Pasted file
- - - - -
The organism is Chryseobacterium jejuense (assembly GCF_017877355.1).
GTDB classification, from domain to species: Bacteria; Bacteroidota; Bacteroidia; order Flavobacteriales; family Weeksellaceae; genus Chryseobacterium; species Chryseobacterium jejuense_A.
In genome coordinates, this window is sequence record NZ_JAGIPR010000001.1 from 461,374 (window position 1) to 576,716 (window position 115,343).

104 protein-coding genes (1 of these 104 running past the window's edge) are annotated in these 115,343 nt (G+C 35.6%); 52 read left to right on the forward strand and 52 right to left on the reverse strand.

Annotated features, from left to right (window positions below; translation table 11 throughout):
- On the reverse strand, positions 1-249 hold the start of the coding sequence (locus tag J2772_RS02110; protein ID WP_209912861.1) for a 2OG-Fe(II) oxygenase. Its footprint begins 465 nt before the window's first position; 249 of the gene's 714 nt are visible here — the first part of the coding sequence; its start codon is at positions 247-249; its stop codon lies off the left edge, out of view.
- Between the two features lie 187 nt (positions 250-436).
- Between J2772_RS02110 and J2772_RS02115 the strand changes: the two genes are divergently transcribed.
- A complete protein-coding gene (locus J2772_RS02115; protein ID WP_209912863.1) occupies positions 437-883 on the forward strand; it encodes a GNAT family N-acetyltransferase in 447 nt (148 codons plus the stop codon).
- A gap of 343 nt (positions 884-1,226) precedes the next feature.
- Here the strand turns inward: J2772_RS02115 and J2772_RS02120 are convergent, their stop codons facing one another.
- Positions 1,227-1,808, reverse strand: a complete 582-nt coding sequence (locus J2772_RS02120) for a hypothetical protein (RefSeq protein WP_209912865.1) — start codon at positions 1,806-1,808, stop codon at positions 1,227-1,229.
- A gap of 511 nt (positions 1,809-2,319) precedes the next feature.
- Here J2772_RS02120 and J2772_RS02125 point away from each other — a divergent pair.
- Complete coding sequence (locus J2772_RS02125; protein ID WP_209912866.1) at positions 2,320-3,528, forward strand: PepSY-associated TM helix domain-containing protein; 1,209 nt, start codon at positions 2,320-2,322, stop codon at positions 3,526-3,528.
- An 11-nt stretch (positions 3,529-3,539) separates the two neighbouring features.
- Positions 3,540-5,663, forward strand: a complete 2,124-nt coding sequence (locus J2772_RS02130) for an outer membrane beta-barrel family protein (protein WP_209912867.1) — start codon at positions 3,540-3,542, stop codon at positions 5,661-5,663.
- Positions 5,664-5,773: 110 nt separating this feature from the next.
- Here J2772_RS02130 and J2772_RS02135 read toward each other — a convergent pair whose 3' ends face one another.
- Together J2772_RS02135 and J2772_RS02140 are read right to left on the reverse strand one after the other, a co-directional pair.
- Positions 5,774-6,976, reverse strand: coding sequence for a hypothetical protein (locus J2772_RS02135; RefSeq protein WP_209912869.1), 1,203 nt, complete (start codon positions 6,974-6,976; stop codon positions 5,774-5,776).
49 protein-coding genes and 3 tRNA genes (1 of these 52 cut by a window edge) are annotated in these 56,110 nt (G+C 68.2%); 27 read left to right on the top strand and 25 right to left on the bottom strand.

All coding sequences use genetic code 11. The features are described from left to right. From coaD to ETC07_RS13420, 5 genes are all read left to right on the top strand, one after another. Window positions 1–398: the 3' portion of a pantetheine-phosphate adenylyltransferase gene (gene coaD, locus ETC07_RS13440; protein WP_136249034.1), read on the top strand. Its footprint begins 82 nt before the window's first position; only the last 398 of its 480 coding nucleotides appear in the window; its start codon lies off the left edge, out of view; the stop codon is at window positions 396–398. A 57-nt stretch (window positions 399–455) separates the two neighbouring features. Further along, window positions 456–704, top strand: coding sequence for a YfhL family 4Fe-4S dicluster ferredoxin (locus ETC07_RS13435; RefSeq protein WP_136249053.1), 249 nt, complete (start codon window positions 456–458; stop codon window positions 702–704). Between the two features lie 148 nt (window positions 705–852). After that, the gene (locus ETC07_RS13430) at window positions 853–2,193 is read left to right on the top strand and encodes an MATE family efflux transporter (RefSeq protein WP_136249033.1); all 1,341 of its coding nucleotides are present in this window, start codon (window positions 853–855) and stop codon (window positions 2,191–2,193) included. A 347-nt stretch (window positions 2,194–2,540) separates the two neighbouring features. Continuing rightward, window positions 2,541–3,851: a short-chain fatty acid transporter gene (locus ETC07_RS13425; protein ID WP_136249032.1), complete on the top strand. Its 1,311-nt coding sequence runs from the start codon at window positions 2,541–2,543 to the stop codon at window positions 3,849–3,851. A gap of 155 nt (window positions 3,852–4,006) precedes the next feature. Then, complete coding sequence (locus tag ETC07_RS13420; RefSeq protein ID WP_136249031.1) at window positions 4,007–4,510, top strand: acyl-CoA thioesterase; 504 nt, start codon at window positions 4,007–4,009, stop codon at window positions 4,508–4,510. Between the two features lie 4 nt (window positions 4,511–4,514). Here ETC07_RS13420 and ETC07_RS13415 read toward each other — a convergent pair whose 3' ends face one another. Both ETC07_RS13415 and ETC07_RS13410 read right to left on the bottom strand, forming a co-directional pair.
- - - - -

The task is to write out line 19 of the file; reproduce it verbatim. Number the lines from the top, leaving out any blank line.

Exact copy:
- Here J2772_RS02130 and J2772_RS02135 read toward each other — a convergent pair whose 3' ends face one another.